Do you think wood counters in kitchen or the bathroom and children don’t mix? Well, it ain’t automatically so. I decided to do a little research on what people with wood countertops actually think about their care and maintenance. I went to several discussion threads on multiple websites and browse through all the comments. Of the people who have had timber countertops at a kitchen or bathroom, around 90 percent of the comments I read were favorable, and lots of those commenters have children of every age. It was surprising, given how many people are scared to put timber in a toilet or kitchen. In reading through all of these people’s comments in their personal adventures I discovered two common things that led to failure or success:
The kind of sealer used The type of wood and the caliber of constructionWood is such a beautiful substance and adds these visual warmth. If you’re longing to incorporate wood in your toilet or kitchen, but fears about care and maintenance are keeping you away from it, there just may be a solution for you in here.
I wanted specialist info about timber counters about sinks, so I talked to the people at The Joinery, a Portland, Oregon, firm that has been hand-crafting nice timber furniture, countertops and cabinetry for 30 decades.
The beautiful countertop in this photograph is made from edge-grain cherry and is finished with all The Joinery’s custom blend of tung oil, linseed oil, citrus and beeswax. The craftspeople that there used to use Landark natural oil finish until that firm relocated; now they make their own mix. Though this finish requires you to wipe up water promptly, here is a link to movies that show the end is easy to fix. You use the identical procedure to fix a water ring as you use for a heating ring.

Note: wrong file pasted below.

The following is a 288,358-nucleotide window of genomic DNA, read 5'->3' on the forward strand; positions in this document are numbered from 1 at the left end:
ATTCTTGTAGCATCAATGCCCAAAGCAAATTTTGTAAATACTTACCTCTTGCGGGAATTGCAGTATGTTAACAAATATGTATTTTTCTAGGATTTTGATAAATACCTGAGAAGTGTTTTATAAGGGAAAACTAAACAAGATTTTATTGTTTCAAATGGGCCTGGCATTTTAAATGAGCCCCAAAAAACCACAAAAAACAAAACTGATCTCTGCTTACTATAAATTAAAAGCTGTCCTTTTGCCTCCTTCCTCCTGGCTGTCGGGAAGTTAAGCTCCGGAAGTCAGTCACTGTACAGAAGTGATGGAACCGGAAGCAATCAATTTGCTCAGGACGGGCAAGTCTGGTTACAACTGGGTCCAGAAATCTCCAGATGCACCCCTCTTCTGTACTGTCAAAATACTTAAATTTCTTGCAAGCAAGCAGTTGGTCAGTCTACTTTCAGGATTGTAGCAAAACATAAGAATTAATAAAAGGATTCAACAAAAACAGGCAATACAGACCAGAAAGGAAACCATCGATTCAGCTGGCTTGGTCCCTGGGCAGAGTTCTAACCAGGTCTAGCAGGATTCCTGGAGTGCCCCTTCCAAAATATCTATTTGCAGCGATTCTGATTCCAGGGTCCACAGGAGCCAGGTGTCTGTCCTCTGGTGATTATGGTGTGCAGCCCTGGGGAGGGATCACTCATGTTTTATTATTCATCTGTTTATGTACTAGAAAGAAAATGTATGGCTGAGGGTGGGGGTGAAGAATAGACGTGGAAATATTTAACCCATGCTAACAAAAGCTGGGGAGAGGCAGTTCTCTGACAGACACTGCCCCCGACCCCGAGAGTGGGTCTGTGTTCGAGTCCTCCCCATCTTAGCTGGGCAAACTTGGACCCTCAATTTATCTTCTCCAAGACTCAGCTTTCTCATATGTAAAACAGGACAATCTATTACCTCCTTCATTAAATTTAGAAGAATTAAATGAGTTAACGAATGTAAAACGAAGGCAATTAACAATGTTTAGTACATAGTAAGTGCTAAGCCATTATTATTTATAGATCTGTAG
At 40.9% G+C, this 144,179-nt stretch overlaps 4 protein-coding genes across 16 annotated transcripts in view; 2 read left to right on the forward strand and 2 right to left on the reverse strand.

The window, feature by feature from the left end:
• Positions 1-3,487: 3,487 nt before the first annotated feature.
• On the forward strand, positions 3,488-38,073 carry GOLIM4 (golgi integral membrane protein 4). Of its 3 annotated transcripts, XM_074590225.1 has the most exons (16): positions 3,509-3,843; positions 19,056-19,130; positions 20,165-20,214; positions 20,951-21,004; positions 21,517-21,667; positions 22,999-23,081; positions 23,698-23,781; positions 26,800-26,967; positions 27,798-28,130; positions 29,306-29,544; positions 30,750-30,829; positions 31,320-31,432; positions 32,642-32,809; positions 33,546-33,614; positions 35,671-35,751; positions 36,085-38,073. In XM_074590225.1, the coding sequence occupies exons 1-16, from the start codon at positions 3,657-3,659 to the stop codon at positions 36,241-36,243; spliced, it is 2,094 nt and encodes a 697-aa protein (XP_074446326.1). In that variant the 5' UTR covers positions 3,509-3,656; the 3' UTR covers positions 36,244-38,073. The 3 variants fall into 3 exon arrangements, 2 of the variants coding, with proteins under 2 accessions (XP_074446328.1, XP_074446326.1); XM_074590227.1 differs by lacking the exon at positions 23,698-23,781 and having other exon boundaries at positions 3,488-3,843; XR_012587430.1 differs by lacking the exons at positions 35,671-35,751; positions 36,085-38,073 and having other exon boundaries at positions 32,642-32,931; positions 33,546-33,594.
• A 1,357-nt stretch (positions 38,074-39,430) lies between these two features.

The Joinery will make your countertops from many kinds of timber, but its butcher block tops are generally FSC-certified cherry or locally chosen madrone. Edge grain isn’t quite as tough as end grain, so it is a bit more vulnerable to dents. Although a natural oil finish requires more maintenance, it gives you a natural wood look and is easier to fix.
Kelly and Abramson Architecture
In case you have children and would love to have wood without worries about harm, why not go for timber that already has lots of “harm” already? Reclaimed wood like this massive piece of timber already has gouges, spots, stains and marks, so new ones are of little effect. But there is another great idea in this photo. The faucet is positively huge, allowing up to three children to wash up in the exact same time. The rear of the sink forms a seamless backsplash, with soap dishes attached. This type of massive sink keeps splashes included, and the positioning of the soap completely inside the sink means no dripping on the counter as you reach forth and back between tap and soap.